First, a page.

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The Coptic Gnostic Library is the only authoritative edition of many of the Coptic writings of the Gnostics from the first centuries AD. It was originally published by Brill in fourteen hardback volumes as part of the Nag Hammadi (and Manichaean) Studies series between 1975 and 1995, under the general editorship of James M. Robinson.

The Coptic Gnostic Library contains all the texts of the Nag Hammadi codices, both in the original Coptic and in translation. Each text has its own introduction, and full indexes are provided. The Coptic Gnostic Library is the starting point for all research into ancient Gnosticism. It is the result of decades of dedicated research by the most distinguished international scholars in this field.

The Coptic Gnostic Library continues where the Dead Sea Scrolls left off. Our main sources of information for the Gnostic religion are the so-called Nag Hammadi codices, written in Coptic. These were unearthed in 1945 near the town of Nag Hammadi in Upper Egypt. The texts literally begin where the Dead Sea Scrolls end. Their discovery is considered equally significant as the Dead Sea Scrolls themselves, bringing to light a long-hidden wealth of information and insights into early Judaism and the roots of Christianity. Furthermore, these writings clearly show that the Gnostic religion was not only a force that interacted with early Christianity and Judaism in their formative periods, but also a significant religious movement in its own right.

Features and Benefits
- Online edition of the original 14 hardback Nag Hammadi Codices
- Complete and unabridged
- Facing Coptic texts and English translations, Introductions, Notes, and Indexes
- Instant and fully searchable access to the equivalent of more than 5,000 pages of print.
Author: Einar Thomassen
This book is a comprehensive study of “Valentinianism,” the most important Gnostic Christian movement in Antiquity. It is the first attempt to make full use of the Valentinian documents from Nag Hammadi as well as the reports of the Church Fathers.
The book discusses the difference between the Eastern and the Western branches of Valentinianism, and argues that individual sources must always be understood in the context of the historical development of Valentinian doctrines. It also analyses the ideas about the incarnation, protological theories, and initiation practice, as well as the dynamic relationship between these building-blocks of Valentinian doctrine. A final chapter studies anew the doctrine of Valentinus himself and outlines the history of the movement.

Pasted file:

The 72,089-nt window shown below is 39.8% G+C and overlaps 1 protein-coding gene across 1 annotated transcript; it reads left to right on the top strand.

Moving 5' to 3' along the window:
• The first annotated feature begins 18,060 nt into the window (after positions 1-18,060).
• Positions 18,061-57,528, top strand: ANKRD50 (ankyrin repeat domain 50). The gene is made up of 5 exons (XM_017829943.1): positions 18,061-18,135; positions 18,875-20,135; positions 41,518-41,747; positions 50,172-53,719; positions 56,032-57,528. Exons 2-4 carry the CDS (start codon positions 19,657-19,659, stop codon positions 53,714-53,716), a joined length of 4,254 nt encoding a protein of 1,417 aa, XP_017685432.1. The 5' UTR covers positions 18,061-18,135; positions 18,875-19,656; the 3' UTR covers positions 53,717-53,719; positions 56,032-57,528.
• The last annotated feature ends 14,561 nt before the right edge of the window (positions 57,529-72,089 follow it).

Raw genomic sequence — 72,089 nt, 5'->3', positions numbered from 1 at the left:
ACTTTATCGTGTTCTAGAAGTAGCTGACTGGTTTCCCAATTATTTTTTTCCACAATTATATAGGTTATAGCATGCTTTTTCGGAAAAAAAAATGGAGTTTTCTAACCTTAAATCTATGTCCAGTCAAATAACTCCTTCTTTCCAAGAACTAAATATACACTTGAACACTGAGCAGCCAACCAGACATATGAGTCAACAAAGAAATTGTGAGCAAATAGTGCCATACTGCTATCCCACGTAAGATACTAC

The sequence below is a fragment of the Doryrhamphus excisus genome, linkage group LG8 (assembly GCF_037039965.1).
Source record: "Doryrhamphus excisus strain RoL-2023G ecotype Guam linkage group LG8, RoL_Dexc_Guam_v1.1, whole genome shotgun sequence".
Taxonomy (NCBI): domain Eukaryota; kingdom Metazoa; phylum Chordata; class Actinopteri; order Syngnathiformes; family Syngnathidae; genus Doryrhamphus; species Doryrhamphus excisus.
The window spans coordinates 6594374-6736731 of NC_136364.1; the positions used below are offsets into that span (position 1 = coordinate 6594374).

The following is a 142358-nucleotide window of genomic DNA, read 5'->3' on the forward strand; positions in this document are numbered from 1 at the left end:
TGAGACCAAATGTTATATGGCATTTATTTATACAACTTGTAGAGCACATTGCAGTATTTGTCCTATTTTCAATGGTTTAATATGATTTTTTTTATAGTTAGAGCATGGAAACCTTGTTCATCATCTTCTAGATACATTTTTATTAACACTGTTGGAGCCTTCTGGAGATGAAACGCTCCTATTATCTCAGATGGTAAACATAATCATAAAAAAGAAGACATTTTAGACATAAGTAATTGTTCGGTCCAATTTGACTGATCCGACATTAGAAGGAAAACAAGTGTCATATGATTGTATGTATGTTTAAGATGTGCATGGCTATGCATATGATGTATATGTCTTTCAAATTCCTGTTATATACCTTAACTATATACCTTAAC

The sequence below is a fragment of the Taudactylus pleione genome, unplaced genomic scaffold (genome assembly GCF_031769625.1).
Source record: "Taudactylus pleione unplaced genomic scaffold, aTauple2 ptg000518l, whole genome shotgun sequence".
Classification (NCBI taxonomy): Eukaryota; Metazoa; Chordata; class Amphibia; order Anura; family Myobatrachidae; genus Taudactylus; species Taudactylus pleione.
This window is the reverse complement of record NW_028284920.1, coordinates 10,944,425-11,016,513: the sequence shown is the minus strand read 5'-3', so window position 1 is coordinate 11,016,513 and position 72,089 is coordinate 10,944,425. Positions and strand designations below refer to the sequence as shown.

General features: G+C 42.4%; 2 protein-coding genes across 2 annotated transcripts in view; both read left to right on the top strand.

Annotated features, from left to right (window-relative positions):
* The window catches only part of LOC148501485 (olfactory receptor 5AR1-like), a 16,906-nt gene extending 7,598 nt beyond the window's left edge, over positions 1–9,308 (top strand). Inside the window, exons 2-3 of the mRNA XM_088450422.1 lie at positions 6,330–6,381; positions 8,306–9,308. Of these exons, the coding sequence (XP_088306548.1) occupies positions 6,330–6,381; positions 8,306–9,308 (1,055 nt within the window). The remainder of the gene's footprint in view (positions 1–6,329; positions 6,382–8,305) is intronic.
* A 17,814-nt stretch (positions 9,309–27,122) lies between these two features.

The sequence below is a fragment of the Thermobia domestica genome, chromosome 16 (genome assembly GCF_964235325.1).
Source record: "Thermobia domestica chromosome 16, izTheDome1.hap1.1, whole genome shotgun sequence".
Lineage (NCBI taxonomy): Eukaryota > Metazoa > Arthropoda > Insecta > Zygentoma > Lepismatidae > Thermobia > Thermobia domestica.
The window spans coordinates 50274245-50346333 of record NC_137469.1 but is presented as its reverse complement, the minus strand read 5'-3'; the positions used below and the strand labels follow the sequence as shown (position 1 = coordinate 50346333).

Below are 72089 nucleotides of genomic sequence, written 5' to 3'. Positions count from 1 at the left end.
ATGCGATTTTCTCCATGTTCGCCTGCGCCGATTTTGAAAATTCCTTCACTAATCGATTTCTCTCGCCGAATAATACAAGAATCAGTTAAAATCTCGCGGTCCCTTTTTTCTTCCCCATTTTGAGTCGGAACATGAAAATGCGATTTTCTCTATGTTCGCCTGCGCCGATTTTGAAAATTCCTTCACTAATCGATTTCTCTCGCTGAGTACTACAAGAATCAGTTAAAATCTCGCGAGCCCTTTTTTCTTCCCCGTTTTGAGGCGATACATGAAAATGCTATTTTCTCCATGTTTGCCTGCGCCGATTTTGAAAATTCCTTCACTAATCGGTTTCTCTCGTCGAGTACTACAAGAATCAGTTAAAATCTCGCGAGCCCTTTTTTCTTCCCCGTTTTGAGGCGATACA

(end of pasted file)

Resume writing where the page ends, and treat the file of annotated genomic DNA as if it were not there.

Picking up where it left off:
The book’s usefulness lies in its attempt to bring together for the first time all the sources so as to construct a coherent picture of Valentinian Christianity.
Author: Einar Thomassen
This book is a comprehensive study of “Valentinianism,” the most important Gnostic Christian movement in Antiquity. It is the first attempt to make full use of the Valentinian documents from Nag Hammadi as well as the reports of the Church Fathers.
The book discusses the difference between the Eastern and the Western branches of Valentinianism, and argues that individual sources must always be understood in the context of the historical development of Valentinian doctrines. It also analyses the ideas about the incarnation, protological theories, and initiation practice, as well as the dynamic relationship between these building-blocks of Valentinian doctrine. A final chapter studies anew the doctrine of Valentinus himself and outlines the history of the movement.
The book’s usefulness lies in its attempt to bring together for the first time all the sources so as to construct a coherent picture of Valentinian Christianity.

This volume is also available as paperback.
In: Numen
Author: Einar Thomassen

Ideas about punishment in hell (the Fire,

Jahannam

) have an important place both in the Qur'an and in later Muslim literature. The article surveys the scenarios of hell given in these sources and discusses the various functions of hell-talk in Islamic discourse. In particular, a tension exists between conceiving hell as a place of punishment for sins and as a place reserved for disbelievers, or non-Muslims. The two perspectives meet in the idea that disbelief (

kufr

) is the worst of all sins, though ambiguities regarding who belong in hell remain. Strategies to mediate this ambiguity are found in the ideas that hell is divided into several levels or that the punishment in hell is only temporary.

In: Numen